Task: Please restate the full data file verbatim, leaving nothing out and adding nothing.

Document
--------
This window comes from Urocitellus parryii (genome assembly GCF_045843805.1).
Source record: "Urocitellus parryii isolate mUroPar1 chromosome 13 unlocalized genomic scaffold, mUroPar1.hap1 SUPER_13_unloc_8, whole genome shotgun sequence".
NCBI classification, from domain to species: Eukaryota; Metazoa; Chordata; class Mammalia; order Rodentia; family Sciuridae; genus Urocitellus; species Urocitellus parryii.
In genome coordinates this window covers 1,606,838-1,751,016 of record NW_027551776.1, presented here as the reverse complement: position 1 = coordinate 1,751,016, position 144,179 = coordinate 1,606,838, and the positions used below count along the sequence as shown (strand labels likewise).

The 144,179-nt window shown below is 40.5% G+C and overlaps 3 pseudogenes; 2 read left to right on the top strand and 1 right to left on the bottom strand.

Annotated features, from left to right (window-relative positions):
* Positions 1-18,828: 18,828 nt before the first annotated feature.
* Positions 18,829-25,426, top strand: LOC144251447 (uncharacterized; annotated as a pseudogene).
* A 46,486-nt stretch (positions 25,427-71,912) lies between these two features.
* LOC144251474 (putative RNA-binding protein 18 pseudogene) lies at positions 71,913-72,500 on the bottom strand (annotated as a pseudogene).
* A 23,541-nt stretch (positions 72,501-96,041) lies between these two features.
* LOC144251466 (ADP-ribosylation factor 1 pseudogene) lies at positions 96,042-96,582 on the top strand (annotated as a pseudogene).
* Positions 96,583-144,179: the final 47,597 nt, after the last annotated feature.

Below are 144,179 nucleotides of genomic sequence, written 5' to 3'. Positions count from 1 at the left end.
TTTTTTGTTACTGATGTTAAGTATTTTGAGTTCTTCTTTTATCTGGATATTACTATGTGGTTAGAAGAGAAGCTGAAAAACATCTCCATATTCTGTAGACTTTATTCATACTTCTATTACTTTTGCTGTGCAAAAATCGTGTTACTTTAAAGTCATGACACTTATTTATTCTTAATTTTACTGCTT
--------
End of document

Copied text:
This window comes from Urocitellus parryii (genome assembly GCF_045843805.1).
Source record: "Urocitellus parryii isolate mUroPar1 chromosome 13 unlocalized genomic scaffold, mUroPar1.hap1 SUPER_13_unloc_8, whole genome shotgun sequence".
NCBI classification, from domain to species: Eukaryota; Metazoa; Chordata; class Mammalia; order Rodentia; family Sciuridae; genus Urocitellus; species Urocitellus parryii.
In genome coordinates this window covers 1,606,838-1,751,016 of record NW_027551776.1, presented here as the reverse complement: position 1 = coordinate 1,751,016, position 144,179 = coordinate 1,606,838, and the positions used below count along the sequence as shown (strand labels likewise).

The 144,179-nt window shown below is 40.5% G+C and overlaps 3 pseudogenes; 2 read left to right on the top strand and 1 right to left on the bottom strand.

Annotated features, from left to right (window-relative positions):
* Positions 1-18,828: 18,828 nt before the first annotated feature.
* Positions 18,829-25,426, top strand: LOC144251447 (uncharacterized; annotated as a pseudogene).
* A 46,486-nt stretch (positions 25,427-71,912) lies between these two features.
* LOC144251474 (putative RNA-binding protein 18 pseudogene) lies at positions 71,913-72,500 on the bottom strand (annotated as a pseudogene).
* A 23,541-nt stretch (positions 72,501-96,041) lies between these two features.
* LOC144251466 (ADP-ribosylation factor 1 pseudogene) lies at positions 96,042-96,582 on the top strand (annotated as a pseudogene).
* Positions 96,583-144,179: the final 47,597 nt, after the last annotated feature.

Below are 144,179 nucleotides of genomic sequence, written 5' to 3'. Positions count from 1 at the left end.
TTTTTTGTTACTGATGTTAAGTATTTTGAGTTCTTCTTTTATCTGGATATTACTATGTGGTTAGAAGAGAAGCTGAAAAACATCTCCATATTCTGTAGACTTTATTCATACTTCTATTACTTTTGCTGTGCAAAAATCGTGTTACTTTAAAGTCATGACACTTATTTATTCTTAATTTTACTGCTT